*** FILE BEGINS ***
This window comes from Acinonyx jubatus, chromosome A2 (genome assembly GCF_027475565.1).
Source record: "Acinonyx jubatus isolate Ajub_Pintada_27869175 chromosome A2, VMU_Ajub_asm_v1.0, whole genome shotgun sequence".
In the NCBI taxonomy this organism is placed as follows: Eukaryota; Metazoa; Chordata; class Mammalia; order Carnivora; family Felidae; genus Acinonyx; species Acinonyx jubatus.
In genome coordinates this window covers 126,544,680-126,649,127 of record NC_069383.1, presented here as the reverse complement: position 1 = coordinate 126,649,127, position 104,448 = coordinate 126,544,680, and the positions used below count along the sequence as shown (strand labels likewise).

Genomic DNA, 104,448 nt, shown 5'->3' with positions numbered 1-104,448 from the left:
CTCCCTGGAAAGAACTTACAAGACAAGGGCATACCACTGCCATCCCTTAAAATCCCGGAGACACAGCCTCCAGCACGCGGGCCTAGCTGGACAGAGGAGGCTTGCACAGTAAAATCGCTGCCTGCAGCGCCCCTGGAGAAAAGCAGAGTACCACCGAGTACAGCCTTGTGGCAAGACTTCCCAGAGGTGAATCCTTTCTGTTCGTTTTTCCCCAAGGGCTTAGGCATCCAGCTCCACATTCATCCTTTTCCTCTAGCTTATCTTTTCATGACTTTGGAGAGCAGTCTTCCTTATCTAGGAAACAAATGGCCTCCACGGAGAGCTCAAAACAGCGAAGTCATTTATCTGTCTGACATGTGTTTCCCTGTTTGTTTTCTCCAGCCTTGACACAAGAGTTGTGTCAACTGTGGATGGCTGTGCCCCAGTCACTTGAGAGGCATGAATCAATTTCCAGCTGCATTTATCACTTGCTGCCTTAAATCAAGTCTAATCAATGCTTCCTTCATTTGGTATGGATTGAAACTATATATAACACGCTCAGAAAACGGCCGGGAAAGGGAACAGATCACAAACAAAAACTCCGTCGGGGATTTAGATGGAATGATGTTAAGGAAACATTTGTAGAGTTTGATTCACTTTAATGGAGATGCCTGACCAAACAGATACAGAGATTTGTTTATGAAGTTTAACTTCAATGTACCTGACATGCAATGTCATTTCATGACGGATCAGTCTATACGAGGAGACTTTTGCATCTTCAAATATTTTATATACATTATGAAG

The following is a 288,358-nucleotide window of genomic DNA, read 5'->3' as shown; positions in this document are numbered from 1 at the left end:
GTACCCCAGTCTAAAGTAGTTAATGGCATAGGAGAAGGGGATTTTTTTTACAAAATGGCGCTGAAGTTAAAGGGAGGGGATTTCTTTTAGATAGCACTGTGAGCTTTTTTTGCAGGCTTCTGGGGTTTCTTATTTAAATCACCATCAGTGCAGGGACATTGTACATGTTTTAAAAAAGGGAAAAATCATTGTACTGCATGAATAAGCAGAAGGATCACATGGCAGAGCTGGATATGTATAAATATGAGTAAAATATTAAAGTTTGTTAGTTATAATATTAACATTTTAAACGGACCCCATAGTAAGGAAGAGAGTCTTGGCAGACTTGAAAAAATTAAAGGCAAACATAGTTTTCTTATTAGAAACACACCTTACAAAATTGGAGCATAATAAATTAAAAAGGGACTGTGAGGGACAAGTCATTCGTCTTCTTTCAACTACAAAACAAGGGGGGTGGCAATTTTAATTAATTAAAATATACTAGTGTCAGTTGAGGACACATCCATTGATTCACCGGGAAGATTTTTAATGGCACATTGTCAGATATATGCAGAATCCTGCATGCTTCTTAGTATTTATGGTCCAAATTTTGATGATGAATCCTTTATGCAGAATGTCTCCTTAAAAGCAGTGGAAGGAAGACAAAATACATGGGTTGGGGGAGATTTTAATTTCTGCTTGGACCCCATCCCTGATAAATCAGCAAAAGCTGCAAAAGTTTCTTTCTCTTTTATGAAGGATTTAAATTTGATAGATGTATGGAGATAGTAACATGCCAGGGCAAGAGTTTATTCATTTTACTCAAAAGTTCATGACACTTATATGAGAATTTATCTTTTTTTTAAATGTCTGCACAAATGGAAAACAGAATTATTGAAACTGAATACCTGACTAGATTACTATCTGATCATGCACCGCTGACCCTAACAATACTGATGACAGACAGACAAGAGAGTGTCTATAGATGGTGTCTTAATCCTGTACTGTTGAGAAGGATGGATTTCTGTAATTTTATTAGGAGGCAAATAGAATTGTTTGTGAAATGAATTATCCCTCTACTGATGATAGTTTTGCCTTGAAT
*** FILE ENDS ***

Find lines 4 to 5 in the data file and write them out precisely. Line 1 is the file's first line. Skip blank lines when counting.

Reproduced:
In genome coordinates this window covers 126,544,680-126,649,127 of record NC_069383.1, presented here as the reverse complement: position 1 = coordinate 126,649,127, position 104,448 = coordinate 126,544,680, and the positions used below count along the sequence as shown (strand labels likewise).

Genomic DNA, 104,448 nt, shown 5'->3' with positions numbered 1-104,448 from the left: